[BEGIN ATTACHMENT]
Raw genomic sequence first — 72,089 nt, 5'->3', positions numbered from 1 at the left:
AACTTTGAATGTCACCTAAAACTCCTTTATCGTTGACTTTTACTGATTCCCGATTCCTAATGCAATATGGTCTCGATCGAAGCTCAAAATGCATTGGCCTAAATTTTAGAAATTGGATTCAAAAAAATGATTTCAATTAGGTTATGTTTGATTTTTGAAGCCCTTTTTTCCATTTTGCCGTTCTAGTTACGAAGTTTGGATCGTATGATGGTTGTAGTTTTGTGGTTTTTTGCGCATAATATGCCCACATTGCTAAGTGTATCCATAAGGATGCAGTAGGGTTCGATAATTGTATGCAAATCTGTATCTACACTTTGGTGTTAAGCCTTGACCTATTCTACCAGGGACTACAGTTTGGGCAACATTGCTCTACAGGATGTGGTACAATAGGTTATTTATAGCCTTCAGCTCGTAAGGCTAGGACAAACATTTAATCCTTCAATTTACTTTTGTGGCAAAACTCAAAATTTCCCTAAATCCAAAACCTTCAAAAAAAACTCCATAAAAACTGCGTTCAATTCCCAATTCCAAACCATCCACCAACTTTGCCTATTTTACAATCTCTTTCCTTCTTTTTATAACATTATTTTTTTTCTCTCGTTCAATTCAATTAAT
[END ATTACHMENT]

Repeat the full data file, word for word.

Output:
Raw genomic sequence first — 72,089 nt, 5'->3', positions numbered from 1 at the left:
AACTTTGAATGTCACCTAAAACTCCTTTATCGTTGACTTTTACTGATTCCCGATTCCTAATGCAATATGGTCTCGATCGAAGCTCAAAATGCATTGGCCTAAATTTTAGAAATTGGATTCAAAAAAATGATTTCAATTAGGTTATGTTTGATTTTTGAAGCCCTTTTTTCCATTTTGCCGTTCTAGTTACGAAGTTTGGATCGTATGATGGTTGTAGTTTTGTGGTTTTTTGCGCATAATATGCCCACATTGCTAAGTGTATCCATAAGGATGCAGTAGGGTTCGATAATTGTATGCAAATCTGTATCTACACTTTGGTGTTAAGCCTTGACCTATTCTACCAGGGACTACAGTTTGGGCAACATTGCTCTACAGGATGTGGTACAATAGGTTATTTATAGCCTTCAGCTCGTAAGGCTAGGACAAACATTTAATCCTTCAATTTACTTTTGTGGCAAAACTCAAAATTTCCCTAAATCCAAAACCTTCAAAAAAAACTCCATAAAAACTGCGTTCAATTCCCAATTCCAAACCATCCACCAACTTTGCCTATTTTACAATCTCTTTCCTTCTTTTTATAACATTATTTTTTTTCTCTCGTTCAATTCAATTAAT